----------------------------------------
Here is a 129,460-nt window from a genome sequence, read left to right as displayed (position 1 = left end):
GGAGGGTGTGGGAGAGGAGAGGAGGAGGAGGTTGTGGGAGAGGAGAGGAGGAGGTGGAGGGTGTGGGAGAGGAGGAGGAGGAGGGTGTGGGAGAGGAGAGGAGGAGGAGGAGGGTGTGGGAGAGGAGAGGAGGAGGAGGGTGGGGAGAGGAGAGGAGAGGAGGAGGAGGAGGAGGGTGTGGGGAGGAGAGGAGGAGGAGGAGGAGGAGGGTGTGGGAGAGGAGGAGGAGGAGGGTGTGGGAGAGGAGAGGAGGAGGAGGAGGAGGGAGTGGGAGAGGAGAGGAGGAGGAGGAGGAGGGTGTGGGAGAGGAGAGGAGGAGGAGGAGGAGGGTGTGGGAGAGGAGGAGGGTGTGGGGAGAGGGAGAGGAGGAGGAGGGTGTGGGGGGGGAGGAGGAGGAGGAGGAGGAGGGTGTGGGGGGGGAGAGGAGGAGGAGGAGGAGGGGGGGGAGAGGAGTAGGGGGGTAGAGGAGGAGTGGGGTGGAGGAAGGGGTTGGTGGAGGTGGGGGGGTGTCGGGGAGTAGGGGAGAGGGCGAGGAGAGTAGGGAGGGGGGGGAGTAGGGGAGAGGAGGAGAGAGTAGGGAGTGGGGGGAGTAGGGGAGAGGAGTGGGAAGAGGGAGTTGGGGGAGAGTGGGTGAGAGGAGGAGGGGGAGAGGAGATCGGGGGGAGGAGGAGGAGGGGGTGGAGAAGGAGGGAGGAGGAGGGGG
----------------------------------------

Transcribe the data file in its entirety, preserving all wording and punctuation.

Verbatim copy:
Here is a 129,460-nt window from a genome sequence, read left to right as displayed (position 1 = left end):
GGAGGGTGTGGGAGAGGAGAGGAGGAGGAGGTTGTGGGAGAGGAGAGGAGGAGGTGGAGGGTGTGGGAGAGGAGGAGGAGGAGGGTGTGGGAGAGGAGAGGAGGAGGAGGAGGGTGTGGGAGAGGAGAGGAGGAGGAGGGTGGGGAGAGGAGAGGAGAGGAGGAGGAGGAGGAGGGTGTGGGGAGGAGAGGAGGAGGAGGAGGAGGAGGGTGTGGGAGAGGAGGAGGAGGAGGGTGTGGGAGAGGAGAGGAGGAGGAGGAGGAGGGAGTGGGAGAGGAGAGGAGGAGGAGGAGGAGGGTGTGGGAGAGGAGAGGAGGAGGAGGAGGAGGGTGTGGGAGAGGAGGAGGGTGTGGGGAGAGGGAGAGGAGGAGGAGGGTGTGGGGGGGGAGGAGGAGGAGGAGGAGGAGGGTGTGGGGGGGGAGAGGAGGAGGAGGAGGAGGGGGGGGAGAGGAGTAGGGGGGTAGAGGAGGAGTGGGGTGGAGGAAGGGGTTGGTGGAGGTGGGGGGGTGTCGGGGAGTAGGGGAGAGGGCGAGGAGAGTAGGGAGGGGGGGGAGTAGGGGAGAGGAGGAGAGAGTAGGGAGTGGGGGGAGTAGGGGAGAGGAGTGGGAAGAGGGAGTTGGGGGAGAGTGGGTGAGAGGAGGAGGGGGAGAGGAGATCGGGGGGAGGAGGAGGAGGGGGTGGAGAAGGAGGGAGGAGGAGGGGG